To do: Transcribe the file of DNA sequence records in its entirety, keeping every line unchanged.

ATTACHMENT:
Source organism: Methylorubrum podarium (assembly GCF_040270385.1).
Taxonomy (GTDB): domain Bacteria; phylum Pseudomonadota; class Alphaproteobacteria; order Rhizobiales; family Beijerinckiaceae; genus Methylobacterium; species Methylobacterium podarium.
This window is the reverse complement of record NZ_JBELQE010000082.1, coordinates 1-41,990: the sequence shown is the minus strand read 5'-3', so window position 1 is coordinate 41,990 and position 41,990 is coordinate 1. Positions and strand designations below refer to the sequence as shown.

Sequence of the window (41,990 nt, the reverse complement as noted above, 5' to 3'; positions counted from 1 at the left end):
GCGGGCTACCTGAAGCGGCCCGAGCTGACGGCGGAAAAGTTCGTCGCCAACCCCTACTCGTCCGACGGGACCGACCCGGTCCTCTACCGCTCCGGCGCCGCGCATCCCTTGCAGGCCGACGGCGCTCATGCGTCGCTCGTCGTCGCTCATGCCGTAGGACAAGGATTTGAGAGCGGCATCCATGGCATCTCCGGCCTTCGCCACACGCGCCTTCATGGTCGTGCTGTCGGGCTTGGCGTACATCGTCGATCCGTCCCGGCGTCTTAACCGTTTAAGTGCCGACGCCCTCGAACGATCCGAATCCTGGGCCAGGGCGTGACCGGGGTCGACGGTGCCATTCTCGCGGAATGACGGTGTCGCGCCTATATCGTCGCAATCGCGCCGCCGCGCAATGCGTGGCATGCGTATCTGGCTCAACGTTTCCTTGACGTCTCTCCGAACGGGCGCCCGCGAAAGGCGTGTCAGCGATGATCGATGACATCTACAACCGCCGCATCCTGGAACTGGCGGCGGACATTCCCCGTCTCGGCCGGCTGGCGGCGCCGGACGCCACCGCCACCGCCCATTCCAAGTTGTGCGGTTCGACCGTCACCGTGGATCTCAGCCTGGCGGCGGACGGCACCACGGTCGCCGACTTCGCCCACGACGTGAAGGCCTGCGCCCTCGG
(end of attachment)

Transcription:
Source organism: Methylorubrum podarium (assembly GCF_040270385.1).
Taxonomy (GTDB): domain Bacteria; phylum Pseudomonadota; class Alphaproteobacteria; order Rhizobiales; family Beijerinckiaceae; genus Methylobacterium; species Methylobacterium podarium.
This window is the reverse complement of record NZ_JBELQE010000082.1, coordinates 1-41,990: the sequence shown is the minus strand read 5'-3', so window position 1 is coordinate 41,990 and position 41,990 is coordinate 1. Positions and strand designations below refer to the sequence as shown.

Sequence of the window (41,990 nt, the reverse complement as noted above, 5' to 3'; positions counted from 1 at the left end):
GCGGGCTACCTGAAGCGGCCCGAGCTGACGGCGGAAAAGTTCGTCGCCAACCCCTACTCGTCCGACGGGACCGACCCGGTCCTCTACCGCTCCGGCGCCGCGCATCCCTTGCAGGCCGACGGCGCTCATGCGTCGCTCGTCGTCGCTCATGCCGTAGGACAAGGATTTGAGAGCGGCATCCATGGCATCTCCGGCCTTCGCCACACGCGCCTTCATGGTCGTGCTGTCGGGCTTGGCGTACATCGTCGATCCGTCCCGGCGTCTTAACCGTTTAAGTGCCGACGCCCTCGAACGATCCGAATCCTGGGCCAGGGCGTGACCGGGGTCGACGGTGCCATTCTCGCGGAATGACGGTGTCGCGCCTATATCGTCGCAATCGCGCCGCCGCGCAATGCGTGGCATGCGTATCTGGCTCAACGTTTCCTTGACGTCTCTCCGAACGGGCGCCCGCGAAAGGCGTGTCAGCGATGATCGATGACATCTACAACCGCCGCATCCTGGAACTGGCGGCGGACATTCCCCGTCTCGGCCGGCTGGCGGCGCCGGACGCCACCGCCACCGCCCATTCCAAGTTGTGCGGTTCGACCGTCACCGTGGATCTCAGCCTGGCGGCGGACGGCACCACGGTCGCCGACTTCGCCCACGACGTGAAGGCCTGCGCCCTCGG